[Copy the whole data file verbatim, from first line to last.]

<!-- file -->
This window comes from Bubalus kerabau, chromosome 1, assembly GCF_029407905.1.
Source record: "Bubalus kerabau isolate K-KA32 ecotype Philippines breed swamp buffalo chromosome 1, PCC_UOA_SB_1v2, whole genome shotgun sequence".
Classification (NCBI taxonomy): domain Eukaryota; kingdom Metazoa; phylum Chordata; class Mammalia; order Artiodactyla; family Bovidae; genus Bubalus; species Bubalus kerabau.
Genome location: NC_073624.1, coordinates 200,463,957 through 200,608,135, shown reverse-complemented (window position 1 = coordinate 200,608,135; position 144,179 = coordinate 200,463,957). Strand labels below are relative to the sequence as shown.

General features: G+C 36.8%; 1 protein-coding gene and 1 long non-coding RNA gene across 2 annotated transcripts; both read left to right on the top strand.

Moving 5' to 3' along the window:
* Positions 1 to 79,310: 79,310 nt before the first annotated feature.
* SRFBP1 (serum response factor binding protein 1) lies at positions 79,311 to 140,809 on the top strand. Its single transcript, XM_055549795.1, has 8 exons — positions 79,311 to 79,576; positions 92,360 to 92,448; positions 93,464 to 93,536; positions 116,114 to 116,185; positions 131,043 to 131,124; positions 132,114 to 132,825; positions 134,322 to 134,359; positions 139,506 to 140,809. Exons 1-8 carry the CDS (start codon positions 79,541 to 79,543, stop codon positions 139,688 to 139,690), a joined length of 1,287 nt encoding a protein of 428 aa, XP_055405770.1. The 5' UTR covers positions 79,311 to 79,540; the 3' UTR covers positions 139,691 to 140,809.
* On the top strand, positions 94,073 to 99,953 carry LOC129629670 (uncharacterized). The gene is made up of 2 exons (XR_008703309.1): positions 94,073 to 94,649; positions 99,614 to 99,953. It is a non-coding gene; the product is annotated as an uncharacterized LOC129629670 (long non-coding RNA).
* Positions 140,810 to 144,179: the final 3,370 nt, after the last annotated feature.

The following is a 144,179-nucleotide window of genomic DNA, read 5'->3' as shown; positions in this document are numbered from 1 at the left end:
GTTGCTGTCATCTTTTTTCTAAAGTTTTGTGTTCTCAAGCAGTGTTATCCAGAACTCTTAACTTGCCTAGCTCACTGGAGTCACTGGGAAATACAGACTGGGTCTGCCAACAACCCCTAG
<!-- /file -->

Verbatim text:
This window comes from Bubalus kerabau, chromosome 1, assembly GCF_029407905.1.
Source record: "Bubalus kerabau isolate K-KA32 ecotype Philippines breed swamp buffalo chromosome 1, PCC_UOA_SB_1v2, whole genome shotgun sequence".
Classification (NCBI taxonomy): domain Eukaryota; kingdom Metazoa; phylum Chordata; class Mammalia; order Artiodactyla; family Bovidae; genus Bubalus; species Bubalus kerabau.
Genome location: NC_073624.1, coordinates 200,463,957 through 200,608,135, shown reverse-complemented (window position 1 = coordinate 200,608,135; position 144,179 = coordinate 200,463,957). Strand labels below are relative to the sequence as shown.

General features: G+C 36.8%; 1 protein-coding gene and 1 long non-coding RNA gene across 2 annotated transcripts; both read left to right on the top strand.

Moving 5' to 3' along the window:
* Positions 1 to 79,310: 79,310 nt before the first annotated feature.
* SRFBP1 (serum response factor binding protein 1) lies at positions 79,311 to 140,809 on the top strand. Its single transcript, XM_055549795.1, has 8 exons — positions 79,311 to 79,576; positions 92,360 to 92,448; positions 93,464 to 93,536; positions 116,114 to 116,185; positions 131,043 to 131,124; positions 132,114 to 132,825; positions 134,322 to 134,359; positions 139,506 to 140,809. Exons 1-8 carry the CDS (start codon positions 79,541 to 79,543, stop codon positions 139,688 to 139,690), a joined length of 1,287 nt encoding a protein of 428 aa, XP_055405770.1. The 5' UTR covers positions 79,311 to 79,540; the 3' UTR covers positions 139,691 to 140,809.
* On the top strand, positions 94,073 to 99,953 carry LOC129629670 (uncharacterized). The gene is made up of 2 exons (XR_008703309.1): positions 94,073 to 94,649; positions 99,614 to 99,953. It is a non-coding gene; the product is annotated as an uncharacterized LOC129629670 (long non-coding RNA).
* Positions 140,810 to 144,179: the final 3,370 nt, after the last annotated feature.

The following is a 144,179-nucleotide window of genomic DNA, read 5'->3' as shown; positions in this document are numbered from 1 at the left end:
GTTGCTGTCATCTTTTTTCTAAAGTTTTGTGTTCTCAAGCAGTGTTATCCAGAACTCTTAACTTGCCTAGCTCACTGGAGTCACTGGGAAATACAGACTGGGTCTGCCAACAACCCCTAG